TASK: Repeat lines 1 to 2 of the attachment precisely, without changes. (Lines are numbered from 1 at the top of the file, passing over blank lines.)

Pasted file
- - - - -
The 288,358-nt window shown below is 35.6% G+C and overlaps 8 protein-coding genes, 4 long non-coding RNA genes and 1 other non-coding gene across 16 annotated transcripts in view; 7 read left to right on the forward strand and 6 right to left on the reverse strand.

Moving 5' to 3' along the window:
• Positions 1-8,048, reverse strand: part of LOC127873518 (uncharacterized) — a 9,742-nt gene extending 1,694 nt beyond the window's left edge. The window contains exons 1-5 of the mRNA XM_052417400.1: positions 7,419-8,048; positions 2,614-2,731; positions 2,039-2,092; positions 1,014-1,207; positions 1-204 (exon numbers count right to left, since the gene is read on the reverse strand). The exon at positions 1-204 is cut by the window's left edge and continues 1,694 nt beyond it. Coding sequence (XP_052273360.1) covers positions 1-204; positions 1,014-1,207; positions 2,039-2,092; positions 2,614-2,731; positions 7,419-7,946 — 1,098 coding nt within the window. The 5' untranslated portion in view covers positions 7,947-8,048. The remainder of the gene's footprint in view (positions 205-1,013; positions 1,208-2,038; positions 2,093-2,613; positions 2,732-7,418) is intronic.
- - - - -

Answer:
The 288,358-nt window shown below is 35.6% G+C and overlaps 8 protein-coding genes, 4 long non-coding RNA genes and 1 other non-coding gene across 16 annotated transcripts in view; 7 read left to right on the forward strand and 6 right to left on the reverse strand.

Moving 5' to 3' along the window: